Hi, it's Marjorie Busby today from blue feather quilt studio to share a tutorial for a Fun Flower quilt that is quilted in the hoop. First, let me say that the Fun Flower die is my all-time favorite. It is so quick and easy to stitch with machine embroidery and it's just the right size to use in so many different ways. It fits perfectly on a 6" square like the center of an uneven nine patch from the 12" Qube. And it is used on lovely Carolina blue place mats at my house to honor our alma mater, the University of North Carolina. Fun flowers transform a plain alternating block on a quilt to a quick, easy and beautiful joining block. I have even used it to cover a permanent magic marker stain on the side front of a little girl's t-shirt. The following pictures show a couple of examples of the ways I like to use Fun Flowers.
“The Met” Quilt Gallery #751
It’s a bit surprising not to find quilts on permanent display at the Metropolitan Museum of Art in NYC. However, behind the scenes, quilts are constantly being purchased, donated and organized for future viewings. The two-part American Quilts and Folk Art exhibit was introduced in July 2015, combining folk paintings, furniture and eight stunning turn-of- the-century quilts. With special permission from the museum, this blog has been created for the enjoyment of AccuQuilt readers.
The museum has allowed us to use these copyrighted photographs. Surprisingly enough, they do allow photography of the quilts in the museum without the use of a flash. Five of the quilts created between 1850 and 1920 have been selected for this blog.
Image: © The Metropolitan Museum of Art, New York
Floral Wreath Quilt Cotton, 86 X 98" ca 1850
Emeline Travis Ludington (1820-1887)
Carmel, New York
Purchase, William Cullen Bryant Fellow Gifts, 2008
This quilt mimics the floral intricacy of the Rococo Revival style that was taking place in Carmel, NY. Similarly, rosewood furniture backs in the time reflected wreaths of grapevines and flowers like the ones you see here.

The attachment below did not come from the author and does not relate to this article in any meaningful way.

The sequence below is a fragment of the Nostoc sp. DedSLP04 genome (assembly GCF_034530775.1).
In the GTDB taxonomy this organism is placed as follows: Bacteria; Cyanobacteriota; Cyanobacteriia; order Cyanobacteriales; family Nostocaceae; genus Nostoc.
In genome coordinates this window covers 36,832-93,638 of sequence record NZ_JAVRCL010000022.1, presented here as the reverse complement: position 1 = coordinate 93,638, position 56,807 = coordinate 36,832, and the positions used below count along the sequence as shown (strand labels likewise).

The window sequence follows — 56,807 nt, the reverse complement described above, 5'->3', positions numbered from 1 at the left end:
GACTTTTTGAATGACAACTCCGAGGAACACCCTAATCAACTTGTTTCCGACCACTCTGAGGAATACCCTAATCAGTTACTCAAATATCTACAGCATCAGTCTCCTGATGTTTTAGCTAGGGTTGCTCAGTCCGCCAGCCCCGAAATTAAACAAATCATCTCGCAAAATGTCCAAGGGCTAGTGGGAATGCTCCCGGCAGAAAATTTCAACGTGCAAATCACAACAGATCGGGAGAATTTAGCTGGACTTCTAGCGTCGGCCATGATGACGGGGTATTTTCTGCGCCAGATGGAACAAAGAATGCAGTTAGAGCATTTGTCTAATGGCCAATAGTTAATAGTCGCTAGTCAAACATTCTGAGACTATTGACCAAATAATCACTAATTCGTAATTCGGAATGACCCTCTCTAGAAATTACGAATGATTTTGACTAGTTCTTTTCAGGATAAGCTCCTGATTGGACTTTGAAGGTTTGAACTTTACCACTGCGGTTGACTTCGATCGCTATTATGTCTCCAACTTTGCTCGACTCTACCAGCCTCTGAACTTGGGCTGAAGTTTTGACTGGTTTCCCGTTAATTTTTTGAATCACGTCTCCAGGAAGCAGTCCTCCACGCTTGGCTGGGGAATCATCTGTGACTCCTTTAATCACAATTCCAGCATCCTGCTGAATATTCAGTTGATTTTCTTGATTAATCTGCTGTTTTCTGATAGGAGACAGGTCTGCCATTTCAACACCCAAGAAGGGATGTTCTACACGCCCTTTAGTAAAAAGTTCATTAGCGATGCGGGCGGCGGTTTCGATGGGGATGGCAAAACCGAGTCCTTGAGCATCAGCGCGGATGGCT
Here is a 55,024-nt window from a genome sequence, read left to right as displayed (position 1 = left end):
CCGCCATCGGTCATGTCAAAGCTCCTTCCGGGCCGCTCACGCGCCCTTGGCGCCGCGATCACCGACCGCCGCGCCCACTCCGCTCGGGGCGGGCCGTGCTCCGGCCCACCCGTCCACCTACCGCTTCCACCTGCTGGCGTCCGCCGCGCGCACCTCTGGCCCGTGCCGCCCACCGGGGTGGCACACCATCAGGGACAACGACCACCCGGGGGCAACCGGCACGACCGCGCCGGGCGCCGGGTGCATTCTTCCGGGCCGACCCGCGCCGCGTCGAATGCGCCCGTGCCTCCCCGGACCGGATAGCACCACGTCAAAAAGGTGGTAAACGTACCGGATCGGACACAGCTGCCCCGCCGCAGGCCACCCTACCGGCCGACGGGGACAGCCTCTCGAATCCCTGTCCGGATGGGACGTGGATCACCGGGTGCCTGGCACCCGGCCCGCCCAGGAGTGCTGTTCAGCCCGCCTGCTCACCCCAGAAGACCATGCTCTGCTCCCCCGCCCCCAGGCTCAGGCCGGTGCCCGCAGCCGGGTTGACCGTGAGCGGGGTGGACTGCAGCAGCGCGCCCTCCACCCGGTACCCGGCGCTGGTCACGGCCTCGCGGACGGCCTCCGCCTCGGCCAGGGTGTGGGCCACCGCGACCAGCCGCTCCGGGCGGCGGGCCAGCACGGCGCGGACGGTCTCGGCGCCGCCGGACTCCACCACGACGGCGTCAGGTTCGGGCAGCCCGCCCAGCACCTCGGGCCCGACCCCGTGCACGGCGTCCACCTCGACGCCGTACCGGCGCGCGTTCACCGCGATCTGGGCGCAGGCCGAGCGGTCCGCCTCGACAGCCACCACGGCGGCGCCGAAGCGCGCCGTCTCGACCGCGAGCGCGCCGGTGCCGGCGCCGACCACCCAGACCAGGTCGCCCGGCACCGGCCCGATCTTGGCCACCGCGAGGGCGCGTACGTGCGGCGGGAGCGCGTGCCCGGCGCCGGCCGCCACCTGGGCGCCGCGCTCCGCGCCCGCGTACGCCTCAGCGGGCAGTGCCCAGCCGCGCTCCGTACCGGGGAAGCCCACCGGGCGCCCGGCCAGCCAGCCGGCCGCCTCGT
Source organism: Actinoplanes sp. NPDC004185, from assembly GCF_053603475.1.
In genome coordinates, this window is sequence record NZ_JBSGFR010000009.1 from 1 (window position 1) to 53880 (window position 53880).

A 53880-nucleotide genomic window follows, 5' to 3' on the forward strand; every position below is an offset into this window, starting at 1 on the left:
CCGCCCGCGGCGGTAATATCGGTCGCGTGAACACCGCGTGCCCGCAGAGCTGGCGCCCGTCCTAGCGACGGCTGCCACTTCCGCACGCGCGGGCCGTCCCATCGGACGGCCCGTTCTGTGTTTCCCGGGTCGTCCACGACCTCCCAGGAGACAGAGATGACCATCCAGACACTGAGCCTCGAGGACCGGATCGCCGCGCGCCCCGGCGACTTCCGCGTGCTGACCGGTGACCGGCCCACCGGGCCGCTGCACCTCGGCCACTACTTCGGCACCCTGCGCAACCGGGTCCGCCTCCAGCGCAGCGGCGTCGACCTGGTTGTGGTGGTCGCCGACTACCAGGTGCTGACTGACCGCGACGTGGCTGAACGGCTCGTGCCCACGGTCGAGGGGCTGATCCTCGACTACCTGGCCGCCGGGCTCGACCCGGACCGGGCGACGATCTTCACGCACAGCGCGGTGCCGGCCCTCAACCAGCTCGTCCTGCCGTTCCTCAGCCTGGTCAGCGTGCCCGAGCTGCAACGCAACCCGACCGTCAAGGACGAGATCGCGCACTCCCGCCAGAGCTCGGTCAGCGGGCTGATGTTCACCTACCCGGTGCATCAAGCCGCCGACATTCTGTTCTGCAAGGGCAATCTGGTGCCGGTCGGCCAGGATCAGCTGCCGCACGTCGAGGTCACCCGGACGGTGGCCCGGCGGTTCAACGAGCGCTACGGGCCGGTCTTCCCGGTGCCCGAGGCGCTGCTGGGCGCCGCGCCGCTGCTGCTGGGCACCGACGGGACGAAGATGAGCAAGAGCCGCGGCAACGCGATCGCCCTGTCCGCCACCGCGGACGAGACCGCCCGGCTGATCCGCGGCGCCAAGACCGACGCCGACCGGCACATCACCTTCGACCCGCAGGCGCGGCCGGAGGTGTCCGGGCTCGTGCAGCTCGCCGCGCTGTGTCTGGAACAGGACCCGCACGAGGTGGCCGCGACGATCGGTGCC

Unlike more modest bed quilts, this was considered much more stylish. Its preservation over the years is stunning. Although this quilt is over 165 years old, its fabrics and stitching are in exceptionally good condition. It would have been considered a “show” quilt only displayed in the home on special occasions. Today, our own quilts are on display throughout our homes and the older and more fragile quilts we have collected are pulled out to “show” or use on special occasions, too.
Emeline was obviously an ambitious quilter with an artistic vision for her quilt, laying out and stitching this stunning overall design and adding an unusual scalloped detailed finish to the edges. She was the mother of six children and a banker's wife. Not much else is known about her as her quilt making skill is undocumented beyond this piece.
Hello everyone, Happy New Year! I am Diana Ray, quilter and writer at Ray’s Sew Crafty, and I am so excited to start this new year with you all! Thanks to AccuQuilt, I’ve been able to quilt a bit more without spending most of my time cutting with my rotary cutter and mat. I am hopeful that my list of quilts finished will grow this new year!